MONTREAL – The CEO of SNC-Lavalin called 2013 a “year of housekeeping” as the company continued to deal with allegations of corruption and fraud and posted lower profit and revenue in its fourth quarter.
Chief executive Robert Card said Thursday that he expects this year to be one of rebuilding for the Montreal engineering and construction giant.
And by 2015 there should be a “beginning of a return to normalcy,” he told financial analysts on a conference call.
“We have made good progress in 2013 on many fronts,” Card said. “I’m confident we’ll continue this momentum in 2014.”
SNC-Lavalin (TSX:SNC) operates around the world and has been dealing with the fallout from multiple allegations of corruption levelled at certain former SNC senior executives, including its former CEO.
The reputation of the Canadian company has been tarnished since it disclosed in March 2012 that an internal investigation found that $56 million in questionable payments had been made.
SNC’s former chief executive, Pierre Duhaime, was “relieved of his duties”’ and was later charged with fraud involving $22.5 million in payments related to the construction of a Montreal hospital.
Last August, the company disclosed that 32 employees had admitted ethical violations under the company’s three-month amnesty program. It was launched after both internal and police investigations into the allegations of fraud and corrupt practices in Canada and abroad.
SNC-Lavalin has since introduced a company-wide ethics and compliance program.
Card noted that SNC-Lavalin received approval last month to bid on public contracts in Quebec and called it a “key milestone.”
Quebec’s securities regulator gave the authorization in February after months of investigation and has said the company passed all checks from the province’s anti-corruption squad and has ensured that all people associated with alleged improprieties have left the company.
The company recently hired a senior executive from Dow Chemical Co. to oversee its governance, ethics and compliance efforts as it works to restore confidence in its practices.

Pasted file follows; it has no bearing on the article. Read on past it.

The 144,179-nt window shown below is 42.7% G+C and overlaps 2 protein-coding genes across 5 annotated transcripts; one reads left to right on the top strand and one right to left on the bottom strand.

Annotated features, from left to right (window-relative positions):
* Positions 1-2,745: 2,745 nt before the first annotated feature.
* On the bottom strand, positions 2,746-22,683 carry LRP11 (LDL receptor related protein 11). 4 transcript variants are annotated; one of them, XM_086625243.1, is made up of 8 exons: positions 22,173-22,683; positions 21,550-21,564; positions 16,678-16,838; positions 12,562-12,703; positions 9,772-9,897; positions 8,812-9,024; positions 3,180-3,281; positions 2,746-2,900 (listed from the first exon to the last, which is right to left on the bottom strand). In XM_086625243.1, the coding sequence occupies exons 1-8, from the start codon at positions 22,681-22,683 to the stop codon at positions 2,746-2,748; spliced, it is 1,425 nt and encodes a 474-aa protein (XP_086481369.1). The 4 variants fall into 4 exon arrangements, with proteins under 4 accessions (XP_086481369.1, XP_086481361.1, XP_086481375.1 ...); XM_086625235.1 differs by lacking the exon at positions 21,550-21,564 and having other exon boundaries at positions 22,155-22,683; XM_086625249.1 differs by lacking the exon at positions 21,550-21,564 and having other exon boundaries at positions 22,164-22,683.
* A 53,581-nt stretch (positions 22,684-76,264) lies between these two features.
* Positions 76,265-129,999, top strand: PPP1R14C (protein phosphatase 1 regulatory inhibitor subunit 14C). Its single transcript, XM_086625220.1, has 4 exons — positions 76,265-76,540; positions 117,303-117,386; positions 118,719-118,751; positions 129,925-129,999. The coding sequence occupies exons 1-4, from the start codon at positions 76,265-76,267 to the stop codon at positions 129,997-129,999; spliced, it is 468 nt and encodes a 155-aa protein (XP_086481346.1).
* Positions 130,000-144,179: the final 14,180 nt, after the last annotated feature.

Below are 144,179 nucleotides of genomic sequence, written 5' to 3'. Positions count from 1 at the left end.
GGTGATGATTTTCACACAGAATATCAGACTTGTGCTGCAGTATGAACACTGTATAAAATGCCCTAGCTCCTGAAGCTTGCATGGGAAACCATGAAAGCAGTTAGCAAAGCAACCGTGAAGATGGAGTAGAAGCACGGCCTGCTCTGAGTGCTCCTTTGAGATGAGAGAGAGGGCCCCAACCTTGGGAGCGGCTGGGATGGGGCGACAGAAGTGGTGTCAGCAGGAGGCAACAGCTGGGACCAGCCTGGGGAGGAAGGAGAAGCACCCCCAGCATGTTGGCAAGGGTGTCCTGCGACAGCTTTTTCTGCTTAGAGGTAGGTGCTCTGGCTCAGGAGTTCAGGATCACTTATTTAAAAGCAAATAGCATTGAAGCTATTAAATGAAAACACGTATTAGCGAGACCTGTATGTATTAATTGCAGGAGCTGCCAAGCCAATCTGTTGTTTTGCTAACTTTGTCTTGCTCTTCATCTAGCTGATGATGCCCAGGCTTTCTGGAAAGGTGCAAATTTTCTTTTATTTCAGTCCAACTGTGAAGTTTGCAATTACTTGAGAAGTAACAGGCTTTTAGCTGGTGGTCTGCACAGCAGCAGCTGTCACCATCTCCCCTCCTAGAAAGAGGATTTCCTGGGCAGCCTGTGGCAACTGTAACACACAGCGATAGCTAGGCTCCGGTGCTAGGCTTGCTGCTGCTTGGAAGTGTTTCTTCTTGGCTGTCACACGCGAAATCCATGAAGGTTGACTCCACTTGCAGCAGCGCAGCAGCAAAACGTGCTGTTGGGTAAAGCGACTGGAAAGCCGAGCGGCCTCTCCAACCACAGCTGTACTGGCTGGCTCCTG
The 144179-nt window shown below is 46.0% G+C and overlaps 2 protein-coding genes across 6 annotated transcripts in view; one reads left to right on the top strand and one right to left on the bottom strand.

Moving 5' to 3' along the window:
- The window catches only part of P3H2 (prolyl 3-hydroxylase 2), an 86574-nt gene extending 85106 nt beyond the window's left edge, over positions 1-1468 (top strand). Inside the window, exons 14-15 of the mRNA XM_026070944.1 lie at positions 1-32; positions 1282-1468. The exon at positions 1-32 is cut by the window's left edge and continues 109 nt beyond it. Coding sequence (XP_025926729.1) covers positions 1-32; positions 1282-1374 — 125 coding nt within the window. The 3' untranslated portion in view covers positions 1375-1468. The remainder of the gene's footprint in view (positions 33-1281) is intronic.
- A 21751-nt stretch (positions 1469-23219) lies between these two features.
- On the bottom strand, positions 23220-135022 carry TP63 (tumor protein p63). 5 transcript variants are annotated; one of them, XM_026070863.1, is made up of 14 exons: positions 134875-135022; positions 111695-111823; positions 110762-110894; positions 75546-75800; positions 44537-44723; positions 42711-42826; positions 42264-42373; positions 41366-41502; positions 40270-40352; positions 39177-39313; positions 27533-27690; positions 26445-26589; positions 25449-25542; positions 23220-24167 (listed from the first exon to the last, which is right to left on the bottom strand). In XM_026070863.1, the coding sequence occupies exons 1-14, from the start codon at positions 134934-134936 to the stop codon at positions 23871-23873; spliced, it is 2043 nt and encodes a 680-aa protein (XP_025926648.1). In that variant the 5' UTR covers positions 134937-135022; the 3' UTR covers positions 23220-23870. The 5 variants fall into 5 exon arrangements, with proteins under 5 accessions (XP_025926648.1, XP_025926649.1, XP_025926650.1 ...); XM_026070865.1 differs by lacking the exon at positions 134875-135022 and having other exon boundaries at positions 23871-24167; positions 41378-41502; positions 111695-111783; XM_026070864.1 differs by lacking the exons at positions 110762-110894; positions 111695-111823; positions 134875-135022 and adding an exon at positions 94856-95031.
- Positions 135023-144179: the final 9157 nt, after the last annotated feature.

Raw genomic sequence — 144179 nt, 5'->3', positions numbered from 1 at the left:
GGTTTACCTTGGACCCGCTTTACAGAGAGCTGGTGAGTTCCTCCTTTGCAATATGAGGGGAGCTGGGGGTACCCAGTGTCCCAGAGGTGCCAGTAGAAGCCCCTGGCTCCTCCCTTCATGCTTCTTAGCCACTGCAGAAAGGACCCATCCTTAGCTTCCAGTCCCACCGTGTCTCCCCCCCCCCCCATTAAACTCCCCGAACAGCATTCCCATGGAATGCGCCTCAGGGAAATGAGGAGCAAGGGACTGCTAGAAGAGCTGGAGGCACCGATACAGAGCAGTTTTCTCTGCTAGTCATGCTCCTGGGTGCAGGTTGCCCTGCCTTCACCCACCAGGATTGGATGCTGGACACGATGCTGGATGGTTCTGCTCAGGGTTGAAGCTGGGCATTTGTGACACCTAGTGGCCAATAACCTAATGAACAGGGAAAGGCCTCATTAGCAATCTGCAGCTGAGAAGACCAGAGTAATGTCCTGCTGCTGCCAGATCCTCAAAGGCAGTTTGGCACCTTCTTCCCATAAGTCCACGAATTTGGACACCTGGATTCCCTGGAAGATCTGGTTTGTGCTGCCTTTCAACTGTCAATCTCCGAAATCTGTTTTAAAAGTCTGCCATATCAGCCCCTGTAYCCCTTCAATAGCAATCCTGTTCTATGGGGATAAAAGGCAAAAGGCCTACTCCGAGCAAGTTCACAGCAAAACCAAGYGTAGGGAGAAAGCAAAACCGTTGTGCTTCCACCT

But SNC-Lavalin said it’s confident in its long-term outlook and will raise the quarterly dividend to 24 cents per share, a four per cent increase from its current dividend.
In its financial results, the company said that its revenue fell to $2.12 billion in the fourth quarter from $2.42 billion a year earlier.
The $300-million reduction in revenue in the quarter was spread across most of SNC’s activities, but was offset by increased revenue from its investments in infrastructure concessions, such as AltaLink, which is Alberta’s largest regulated electricity transmission company.
SNC’s overall net income fell to $92.6 million, from $93.9 million in the fourth quarter of 2012. The decrease would have been bigger without improvements from infrastructure concession investments.
Net income per diluted share fell to 61 cents from 62 cents a year earlier and were a penny below analyst estimates.
Its main operating activities — building, operating and maintaining major projects in several industries — had a loss of $31.3 million in the quarter, compared with $23.46 million in net income a year before.
Net income from infrastructure concession investments grew to $123.8 million from $70.4 million in the fourth quarter of 2012, offsetting most of the decline in SNC’s operating activities.
The company said that several of its divisions — infrastructure and environment, oil and gas and mining and metallurgy — will continue to face challenges in the coming year.